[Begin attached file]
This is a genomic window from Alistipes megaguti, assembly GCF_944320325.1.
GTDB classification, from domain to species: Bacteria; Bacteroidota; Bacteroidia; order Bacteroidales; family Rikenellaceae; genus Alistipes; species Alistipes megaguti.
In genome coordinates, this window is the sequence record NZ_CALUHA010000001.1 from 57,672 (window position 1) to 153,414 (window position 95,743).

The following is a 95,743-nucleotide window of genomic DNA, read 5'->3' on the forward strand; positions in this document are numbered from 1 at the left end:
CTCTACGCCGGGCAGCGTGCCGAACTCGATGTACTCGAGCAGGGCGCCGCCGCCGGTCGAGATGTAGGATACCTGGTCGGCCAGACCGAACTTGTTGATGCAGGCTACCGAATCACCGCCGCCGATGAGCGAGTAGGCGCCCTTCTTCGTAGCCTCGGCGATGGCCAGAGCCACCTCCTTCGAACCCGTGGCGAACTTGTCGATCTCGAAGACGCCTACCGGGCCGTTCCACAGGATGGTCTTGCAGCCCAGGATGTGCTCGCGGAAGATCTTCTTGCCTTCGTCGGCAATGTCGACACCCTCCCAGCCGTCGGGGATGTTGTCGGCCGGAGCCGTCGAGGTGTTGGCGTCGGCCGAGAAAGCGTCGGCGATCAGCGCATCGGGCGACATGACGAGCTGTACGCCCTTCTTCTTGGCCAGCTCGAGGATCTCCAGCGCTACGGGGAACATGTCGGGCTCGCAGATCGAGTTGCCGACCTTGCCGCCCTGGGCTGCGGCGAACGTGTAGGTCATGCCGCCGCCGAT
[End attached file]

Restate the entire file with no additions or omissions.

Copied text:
This is a genomic window from Alistipes megaguti, assembly GCF_944320325.1.
GTDB classification, from domain to species: Bacteria; Bacteroidota; Bacteroidia; order Bacteroidales; family Rikenellaceae; genus Alistipes; species Alistipes megaguti.
In genome coordinates, this window is the sequence record NZ_CALUHA010000001.1 from 57,672 (window position 1) to 153,414 (window position 95,743).

The following is a 95,743-nucleotide window of genomic DNA, read 5'->3' on the forward strand; positions in this document are numbered from 1 at the left end:
CTCTACGCCGGGCAGCGTGCCGAACTCGATGTACTCGAGCAGGGCGCCGCCGCCGGTCGAGATGTAGGATACCTGGTCGGCCAGACCGAACTTGTTGATGCAGGCTACCGAATCACCGCCGCCGATGAGCGAGTAGGCGCCCTTCTTCGTAGCCTCGGCGATGGCCAGAGCCACCTCCTTCGAACCCGTGGCGAACTTGTCGATCTCGAAGACGCCTACCGGGCCGTTCCACAGGATGGTCTTGCAGCCCAGGATGTGCTCGCGGAAGATCTTCTTGCCTTCGTCGGCAATGTCGACACCCTCCCAGCCGTCGGGGATGTTGTCGGCCGGAGCCGTCGAGGTGTTGGCGTCGGCCGAGAAAGCGTCGGCGATCAGCGCATCGGGCGACATGACGAGCTGTACGCCCTTCTTCTTGGCCAGCTCGAGGATCTCCAGCGCTACGGGGAACATGTCGGGCTCGCAGATCGAGTTGCCGACCTTGCCGCCCTGGGCTGCGGCGAACGTGTAGGTCATGCCGCCGCCGAT